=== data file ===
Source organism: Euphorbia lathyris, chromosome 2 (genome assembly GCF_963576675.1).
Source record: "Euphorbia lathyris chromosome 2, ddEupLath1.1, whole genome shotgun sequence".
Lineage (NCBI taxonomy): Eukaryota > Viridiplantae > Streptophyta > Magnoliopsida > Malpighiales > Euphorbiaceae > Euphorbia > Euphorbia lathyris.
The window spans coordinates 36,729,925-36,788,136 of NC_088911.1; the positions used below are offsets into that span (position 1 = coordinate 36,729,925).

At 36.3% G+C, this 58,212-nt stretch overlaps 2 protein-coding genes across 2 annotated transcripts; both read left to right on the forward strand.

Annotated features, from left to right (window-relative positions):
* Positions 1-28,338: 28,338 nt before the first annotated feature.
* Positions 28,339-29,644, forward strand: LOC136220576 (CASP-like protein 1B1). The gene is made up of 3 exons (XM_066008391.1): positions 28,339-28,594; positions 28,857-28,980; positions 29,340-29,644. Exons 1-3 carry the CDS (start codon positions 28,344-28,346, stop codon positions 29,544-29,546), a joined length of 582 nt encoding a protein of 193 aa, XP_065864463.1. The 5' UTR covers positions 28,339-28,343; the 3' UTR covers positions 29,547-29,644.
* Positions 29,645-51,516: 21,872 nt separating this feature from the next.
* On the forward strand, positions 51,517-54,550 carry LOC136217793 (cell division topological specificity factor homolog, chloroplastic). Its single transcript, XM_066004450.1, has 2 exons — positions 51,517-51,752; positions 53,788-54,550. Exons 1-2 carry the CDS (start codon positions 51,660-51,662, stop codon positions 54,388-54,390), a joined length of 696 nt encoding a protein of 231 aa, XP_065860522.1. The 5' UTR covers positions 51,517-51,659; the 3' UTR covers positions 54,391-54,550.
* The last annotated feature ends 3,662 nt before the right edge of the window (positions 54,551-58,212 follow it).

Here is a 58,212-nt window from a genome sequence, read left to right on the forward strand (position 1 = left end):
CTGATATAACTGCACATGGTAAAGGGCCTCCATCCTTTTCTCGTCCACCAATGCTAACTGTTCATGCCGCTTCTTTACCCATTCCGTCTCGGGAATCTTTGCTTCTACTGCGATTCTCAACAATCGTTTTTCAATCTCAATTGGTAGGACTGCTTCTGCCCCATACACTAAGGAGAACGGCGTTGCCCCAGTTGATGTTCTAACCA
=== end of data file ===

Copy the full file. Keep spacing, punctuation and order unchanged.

Source organism: Euphorbia lathyris, chromosome 2 (genome assembly GCF_963576675.1).
Source record: "Euphorbia lathyris chromosome 2, ddEupLath1.1, whole genome shotgun sequence".
Lineage (NCBI taxonomy): Eukaryota > Viridiplantae > Streptophyta > Magnoliopsida > Malpighiales > Euphorbiaceae > Euphorbia > Euphorbia lathyris.
The window spans coordinates 36,729,925-36,788,136 of NC_088911.1; the positions used below are offsets into that span (position 1 = coordinate 36,729,925).

At 36.3% G+C, this 58,212-nt stretch overlaps 2 protein-coding genes across 2 annotated transcripts; both read left to right on the forward strand.

Annotated features, from left to right (window-relative positions):
* Positions 1-28,338: 28,338 nt before the first annotated feature.
* Positions 28,339-29,644, forward strand: LOC136220576 (CASP-like protein 1B1). The gene is made up of 3 exons (XM_066008391.1): positions 28,339-28,594; positions 28,857-28,980; positions 29,340-29,644. Exons 1-3 carry the CDS (start codon positions 28,344-28,346, stop codon positions 29,544-29,546), a joined length of 582 nt encoding a protein of 193 aa, XP_065864463.1. The 5' UTR covers positions 28,339-28,343; the 3' UTR covers positions 29,547-29,644.
* Positions 29,645-51,516: 21,872 nt separating this feature from the next.
* On the forward strand, positions 51,517-54,550 carry LOC136217793 (cell division topological specificity factor homolog, chloroplastic). Its single transcript, XM_066004450.1, has 2 exons — positions 51,517-51,752; positions 53,788-54,550. Exons 1-2 carry the CDS (start codon positions 51,660-51,662, stop codon positions 54,388-54,390), a joined length of 696 nt encoding a protein of 231 aa, XP_065860522.1. The 5' UTR covers positions 51,517-51,659; the 3' UTR covers positions 54,391-54,550.
* The last annotated feature ends 3,662 nt before the right edge of the window (positions 54,551-58,212 follow it).

Here is a 58,212-nt window from a genome sequence, read left to right on the forward strand (position 1 = left end):
CTGATATAACTGCACATGGTAAAGGGCCTCCATCCTTTTCTCGTCCACCAATGCTAACTGTTCATGCCGCTTCTTTACCCATTCCGTCTCGGGAATCTTTGCTTCTACTGCGATTCTCAACAATCGTTTTTCAATCTCAATTGGTAGGACTGCTTCTGCCCCATACACTAAGGAGAACGGCGTTGCCCCAGTTGATGTTCTAACCA